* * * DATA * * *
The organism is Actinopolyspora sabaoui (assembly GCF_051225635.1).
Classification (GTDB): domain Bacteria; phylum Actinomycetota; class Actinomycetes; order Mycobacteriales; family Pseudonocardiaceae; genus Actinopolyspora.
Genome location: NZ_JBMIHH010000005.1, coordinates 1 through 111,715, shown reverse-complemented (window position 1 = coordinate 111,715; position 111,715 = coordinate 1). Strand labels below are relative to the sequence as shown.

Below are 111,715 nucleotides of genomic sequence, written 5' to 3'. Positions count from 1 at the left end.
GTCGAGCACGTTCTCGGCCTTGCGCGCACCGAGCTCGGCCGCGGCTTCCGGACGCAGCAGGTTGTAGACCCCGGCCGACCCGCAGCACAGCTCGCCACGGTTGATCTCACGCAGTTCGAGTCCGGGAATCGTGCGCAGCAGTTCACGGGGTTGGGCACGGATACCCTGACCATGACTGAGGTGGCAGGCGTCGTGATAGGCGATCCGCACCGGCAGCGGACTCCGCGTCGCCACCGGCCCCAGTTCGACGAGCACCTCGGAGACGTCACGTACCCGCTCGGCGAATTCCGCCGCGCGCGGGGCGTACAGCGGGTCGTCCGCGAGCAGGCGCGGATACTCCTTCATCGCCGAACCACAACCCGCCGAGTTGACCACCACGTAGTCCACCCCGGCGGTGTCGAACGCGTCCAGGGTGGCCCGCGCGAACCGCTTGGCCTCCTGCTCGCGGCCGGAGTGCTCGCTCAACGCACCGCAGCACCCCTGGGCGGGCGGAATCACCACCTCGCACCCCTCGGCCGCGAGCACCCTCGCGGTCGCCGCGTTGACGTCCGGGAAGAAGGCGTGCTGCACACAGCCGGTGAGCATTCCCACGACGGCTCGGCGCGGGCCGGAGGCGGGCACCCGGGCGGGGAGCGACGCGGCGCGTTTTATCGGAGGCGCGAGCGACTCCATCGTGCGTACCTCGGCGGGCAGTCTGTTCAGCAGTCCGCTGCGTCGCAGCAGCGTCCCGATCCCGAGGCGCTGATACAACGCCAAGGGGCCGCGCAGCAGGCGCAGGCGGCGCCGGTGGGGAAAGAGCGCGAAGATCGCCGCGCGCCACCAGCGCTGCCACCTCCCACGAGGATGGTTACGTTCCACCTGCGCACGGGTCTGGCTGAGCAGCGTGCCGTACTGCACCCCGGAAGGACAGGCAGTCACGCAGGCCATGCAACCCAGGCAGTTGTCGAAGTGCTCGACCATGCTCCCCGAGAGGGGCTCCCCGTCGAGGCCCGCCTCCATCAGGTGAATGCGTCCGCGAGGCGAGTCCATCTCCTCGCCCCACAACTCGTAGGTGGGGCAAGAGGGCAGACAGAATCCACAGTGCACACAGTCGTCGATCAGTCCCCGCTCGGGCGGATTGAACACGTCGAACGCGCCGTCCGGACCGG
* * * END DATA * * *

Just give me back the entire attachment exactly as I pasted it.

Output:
The organism is Actinopolyspora sabaoui (assembly GCF_051225635.1).
Classification (GTDB): domain Bacteria; phylum Actinomycetota; class Actinomycetes; order Mycobacteriales; family Pseudonocardiaceae; genus Actinopolyspora.
Genome location: NZ_JBMIHH010000005.1, coordinates 1 through 111,715, shown reverse-complemented (window position 1 = coordinate 111,715; position 111,715 = coordinate 1). Strand labels below are relative to the sequence as shown.

Below are 111,715 nucleotides of genomic sequence, written 5' to 3'. Positions count from 1 at the left end.
GTCGAGCACGTTCTCGGCCTTGCGCGCACCGAGCTCGGCCGCGGCTTCCGGACGCAGCAGGTTGTAGACCCCGGCCGACCCGCAGCACAGCTCGCCACGGTTGATCTCACGCAGTTCGAGTCCGGGAATCGTGCGCAGCAGTTCACGGGGTTGGGCACGGATACCCTGACCATGACTGAGGTGGCAGGCGTCGTGATAGGCGATCCGCACCGGCAGCGGACTCCGCGTCGCCACCGGCCCCAGTTCGACGAGCACCTCGGAGACGTCACGTACCCGCTCGGCGAATTCCGCCGCGCGCGGGGCGTACAGCGGGTCGTCCGCGAGCAGGCGCGGATACTCCTTCATCGCCGAACCACAACCCGCCGAGTTGACCACCACGTAGTCCACCCCGGCGGTGTCGAACGCGTCCAGGGTGGCCCGCGCGAACCGCTTGGCCTCCTGCTCGCGGCCGGAGTGCTCGCTCAACGCACCGCAGCACCCCTGGGCGGGCGGAATCACCACCTCGCACCCCTCGGCCGCGAGCACCCTCGCGGTCGCCGCGTTGACGTCCGGGAAGAAGGCGTGCTGCACACAGCCGGTGAGCATTCCCACGACGGCTCGGCGCGGGCCGGAGGCGGGCACCCGGGCGGGGAGCGACGCGGCGCGTTTTATCGGAGGCGCGAGCGACTCCATCGTGCGTACCTCGGCGGGCAGTCTGTTCAGCAGTCCGCTGCGTCGCAGCAGCGTCCCGATCCCGAGGCGCTGATACAACGCCAAGGGGCCGCGCAGCAGGCGCAGGCGGCGCCGGTGGGGAAAGAGCGCGAAGATCGCCGCGCGCCACCAGCGCTGCCACCTCCCACGAGGATGGTTACGTTCCACCTGCGCACGGGTCTGGCTGAGCAGCGTGCCGTACTGCACCCCGGAAGGACAGGCAGTCACGCAGGCCATGCAACCCAGGCAGTTGTCGAAGTGCTCGACCATGCTCCCCGAGAGGGGCTCCCCGTCGAGGCCCGCCTCCATCAGGTGAATGCGTCCGCGAGGCGAGTCCATCTCCTCGCCCCACAACTCGTAGGTGGGGCAAGAGGGCAGACAGAATCCACAGTGCACACAGTCGTCGATCAGTCCCCGCTCGGGCGGATTGAACACGTCGAACGCGCCGTCCGGACCGG